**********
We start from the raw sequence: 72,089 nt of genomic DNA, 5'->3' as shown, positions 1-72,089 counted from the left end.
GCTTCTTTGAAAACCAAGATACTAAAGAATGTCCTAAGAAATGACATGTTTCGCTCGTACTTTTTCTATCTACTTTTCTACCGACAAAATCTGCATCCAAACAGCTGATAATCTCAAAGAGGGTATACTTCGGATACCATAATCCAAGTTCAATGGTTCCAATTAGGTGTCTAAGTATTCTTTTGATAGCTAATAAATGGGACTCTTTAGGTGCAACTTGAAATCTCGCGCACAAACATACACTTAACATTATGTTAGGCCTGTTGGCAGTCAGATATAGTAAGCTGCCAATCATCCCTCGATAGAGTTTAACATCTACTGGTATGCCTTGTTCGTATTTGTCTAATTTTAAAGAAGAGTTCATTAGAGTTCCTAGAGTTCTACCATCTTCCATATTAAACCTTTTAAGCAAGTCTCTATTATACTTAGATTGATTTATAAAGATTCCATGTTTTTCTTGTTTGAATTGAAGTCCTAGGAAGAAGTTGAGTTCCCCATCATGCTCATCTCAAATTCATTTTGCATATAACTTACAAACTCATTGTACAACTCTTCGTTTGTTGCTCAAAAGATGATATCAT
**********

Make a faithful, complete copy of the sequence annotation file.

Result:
We start from the raw sequence: 72,089 nt of genomic DNA, 5'->3' as shown, positions 1-72,089 counted from the left end.
GCTTCTTTGAAAACCAAGATACTAAAGAATGTCCTAAGAAATGACATGTTTCGCTCGTACTTTTTCTATCTACTTTTCTACCGACAAAATCTGCATCCAAACAGCTGATAATCTCAAAGAGGGTATACTTCGGATACCATAATCCAAGTTCAATGGTTCCAATTAGGTGTCTAAGTATTCTTTTGATAGCTAATAAATGGGACTCTTTAGGTGCAACTTGAAATCTCGCGCACAAACATACACTTAACATTATGTTAGGCCTGTTGGCAGTCAGATATAGTAAGCTGCCAATCATCCCTCGATAGAGTTTAACATCTACTGGTATGCCTTGTTCGTATTTGTCTAATTTTAAAGAAGAGTTCATTAGAGTTCCTAGAGTTCTACCATCTTCCATATTAAACCTTTTAAGCAAGTCTCTATTATACTTAGATTGATTTATAAAGATTCCATGTTTTTCTTGTTTGAATTGAAGTCCTAGGAAGAAGTTGAGTTCCCCATCATGCTCATCTCAAATTCATTTTGCATATAACTTACAAACTCATTGTACAACTCTTCGTTTGTTGCTCAAAAGATGATATCAT